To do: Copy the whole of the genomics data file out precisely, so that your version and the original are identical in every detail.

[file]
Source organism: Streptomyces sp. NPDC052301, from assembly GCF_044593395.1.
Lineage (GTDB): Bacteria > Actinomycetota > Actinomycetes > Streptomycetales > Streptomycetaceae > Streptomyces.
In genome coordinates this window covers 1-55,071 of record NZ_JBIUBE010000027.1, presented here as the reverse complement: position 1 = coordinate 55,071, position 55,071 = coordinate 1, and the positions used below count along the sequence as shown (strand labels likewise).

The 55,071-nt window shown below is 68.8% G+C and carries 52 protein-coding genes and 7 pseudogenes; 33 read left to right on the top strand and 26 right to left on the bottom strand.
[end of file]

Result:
Source organism: Streptomyces sp. NPDC052301, from assembly GCF_044593395.1.
Lineage (GTDB): Bacteria > Actinomycetota > Actinomycetes > Streptomycetales > Streptomycetaceae > Streptomyces.
In genome coordinates this window covers 1-55,071 of record NZ_JBIUBE010000027.1, presented here as the reverse complement: position 1 = coordinate 55,071, position 55,071 = coordinate 1, and the positions used below count along the sequence as shown (strand labels likewise).

The 55,071-nt window shown below is 68.8% G+C and carries 52 protein-coding genes and 7 pseudogenes; 33 read left to right on the top strand and 26 right to left on the bottom strand.